Sophia Dominguez-Heithoff uses her global network to boost awareness in her second year as a Green Ribbon Champion
WESTWOOD, Kan. (Aug. 14, 2019) — One year after Midwest Transplant Network named Sophia Dominguez-Heithoff a Green Ribbon Champion, the 19-year-old University of Kansas student says she is only beginning to spread the word about the importance of organ and tissue donation.
As her connections noticed her familiar face around the Kansas City metro area, Sophia found opportunities to educate friends, family members and fellow students on donation facts. This type of advocacy feels personal to Sophia, whose preschool teacher received a lifesaving liver transplant many years ago and whose cousin provided lifesaving gifts to others as an organ and tissue donor.
“I truly believe one of the best ways you can make a difference in the world is through organ donation, and I viewed this firsthand through my cousin,” Sophia said.
Since becoming a Green Ribbon Champion, she has received messages from many people in her life, including a friend’s mother, who — previously unbeknownst to Sophia — received a liver transplant 20 years ago.
“To think that if there had not been an organ donor who gave my friend’s mom her liver, my best friend would not be here today — that shows the sheer power of organ donation,” Sophia said. “I am very fortunate to be a leader for this cause.”
Organ donation reached record numbers last year in the community served by Midwest Transplant Network, with more than 800 organ transplants. Equally important is the number of people registered as organ donors – the first step in giving hope and sharing life for nearly 2,500 Kansans and Missourians on the waiting list for a transplant. Almost 171,000 people in Kansas and the western two-thirds of Missouri registered or renewed their organ and tissue donor registrations in 2018.
“We are very proud of the work our community partners did last year to encourage and promote organ and tissue donation,” said Jan Finn, president and chief executive officer of Midwest Transplant Network. “Advocates like Sophia remind us that no matter your stage in life, you can champion the lifesaving and life-enhancing gifts of organ and tissue donation. Support from Green Ribbon Champions Jeff Jones, Bryan Busby, Alonzo Jamison, and Sophia helped us reach more people in our community than ever.”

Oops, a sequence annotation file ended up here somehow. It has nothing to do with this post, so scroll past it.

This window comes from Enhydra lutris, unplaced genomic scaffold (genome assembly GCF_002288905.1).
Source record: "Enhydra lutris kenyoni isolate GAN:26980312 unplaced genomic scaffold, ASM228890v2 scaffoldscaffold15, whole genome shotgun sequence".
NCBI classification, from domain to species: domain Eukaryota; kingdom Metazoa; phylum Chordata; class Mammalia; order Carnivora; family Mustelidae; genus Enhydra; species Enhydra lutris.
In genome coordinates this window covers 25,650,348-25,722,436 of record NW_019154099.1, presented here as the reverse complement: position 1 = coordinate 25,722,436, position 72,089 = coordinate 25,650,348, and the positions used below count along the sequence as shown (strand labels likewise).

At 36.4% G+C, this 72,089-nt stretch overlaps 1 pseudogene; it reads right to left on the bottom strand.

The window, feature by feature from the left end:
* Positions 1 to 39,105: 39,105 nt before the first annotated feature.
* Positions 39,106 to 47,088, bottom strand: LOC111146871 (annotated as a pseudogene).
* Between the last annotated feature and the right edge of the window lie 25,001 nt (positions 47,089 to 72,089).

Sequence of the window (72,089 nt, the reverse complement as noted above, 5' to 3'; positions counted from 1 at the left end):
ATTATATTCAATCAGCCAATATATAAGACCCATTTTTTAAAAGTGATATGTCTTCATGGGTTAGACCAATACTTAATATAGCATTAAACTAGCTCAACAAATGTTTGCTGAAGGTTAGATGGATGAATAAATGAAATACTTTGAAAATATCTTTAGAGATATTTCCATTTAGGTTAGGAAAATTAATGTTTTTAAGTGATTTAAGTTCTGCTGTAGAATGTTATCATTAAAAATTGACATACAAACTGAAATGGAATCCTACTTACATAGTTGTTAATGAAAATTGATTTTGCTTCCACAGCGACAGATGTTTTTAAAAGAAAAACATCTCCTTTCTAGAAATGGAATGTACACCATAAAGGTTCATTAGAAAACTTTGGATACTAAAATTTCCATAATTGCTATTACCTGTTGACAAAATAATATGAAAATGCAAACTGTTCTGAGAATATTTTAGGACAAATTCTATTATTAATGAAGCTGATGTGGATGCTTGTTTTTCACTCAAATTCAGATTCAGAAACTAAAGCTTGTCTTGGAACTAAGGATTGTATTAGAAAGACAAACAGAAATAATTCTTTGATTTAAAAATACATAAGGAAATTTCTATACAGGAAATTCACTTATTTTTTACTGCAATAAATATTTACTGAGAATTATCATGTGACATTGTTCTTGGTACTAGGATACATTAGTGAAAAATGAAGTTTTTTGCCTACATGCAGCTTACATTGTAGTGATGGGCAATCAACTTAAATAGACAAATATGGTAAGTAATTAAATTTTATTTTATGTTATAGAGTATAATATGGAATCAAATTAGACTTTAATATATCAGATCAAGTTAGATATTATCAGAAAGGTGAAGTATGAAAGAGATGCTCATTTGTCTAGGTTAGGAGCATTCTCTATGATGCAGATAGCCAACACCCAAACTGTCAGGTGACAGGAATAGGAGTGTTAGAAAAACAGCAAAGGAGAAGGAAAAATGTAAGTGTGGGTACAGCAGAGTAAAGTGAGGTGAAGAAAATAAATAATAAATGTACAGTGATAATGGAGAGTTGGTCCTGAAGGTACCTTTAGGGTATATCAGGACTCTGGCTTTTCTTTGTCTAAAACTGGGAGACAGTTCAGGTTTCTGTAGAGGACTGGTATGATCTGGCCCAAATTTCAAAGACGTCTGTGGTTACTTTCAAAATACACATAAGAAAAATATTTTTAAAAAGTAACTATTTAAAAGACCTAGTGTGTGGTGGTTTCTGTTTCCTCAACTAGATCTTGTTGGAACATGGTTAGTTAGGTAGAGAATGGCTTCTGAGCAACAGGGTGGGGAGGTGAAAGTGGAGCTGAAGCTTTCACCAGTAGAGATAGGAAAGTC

Anyone can join the donor registry, regardless of age or medical history. The process typically takes less than a minute and can be completed online at ShareLifeMidwest.com, or in person at the DMV when obtaining or renewing a driver’s license or ID card. For many, it’s a simple way to make a powerful difference. A single donor can save up to eight lives and improve as many as 75 more.
Still, many people may have misconceptions regarding the donation process or feel a sense of denial around these topics. Sophia says she has enjoyed educating her peers and others who approach her through her work with the campaign on the facts about donation and transplantation. Now entering her second year as a Green Ribbon Champion, Sophia looks forward to remaining a role model for fellow students and community members.
“It has brought me joy to see how my community can rally around this cause,” she said. “My activism is starting conversations, and that is more than I could have ever asked for. To think this campaign has the potential to save even one life is more than enough.”
Watch Sophia tell her story in the video below:
About Midwest Transplant Network
Midwest Transplant Network has been connecting lives through organ donation since 1973. As the federally designated not-for-profit organ procurement organization (OPO) for Kansas and the western two-thirds of Missouri, Midwest Transplant Network provides services including organ procurement; surgical tissue and eye recovery; laboratory testing and 24-hour rapid response for referrals from hospital partners. Midwest Transplant Network ranks in the top 10% in the country among OPOs, which reflects the organization’s quality, professionalism and excellence in partnerships throughout the region. For more information, visit mwtn.org.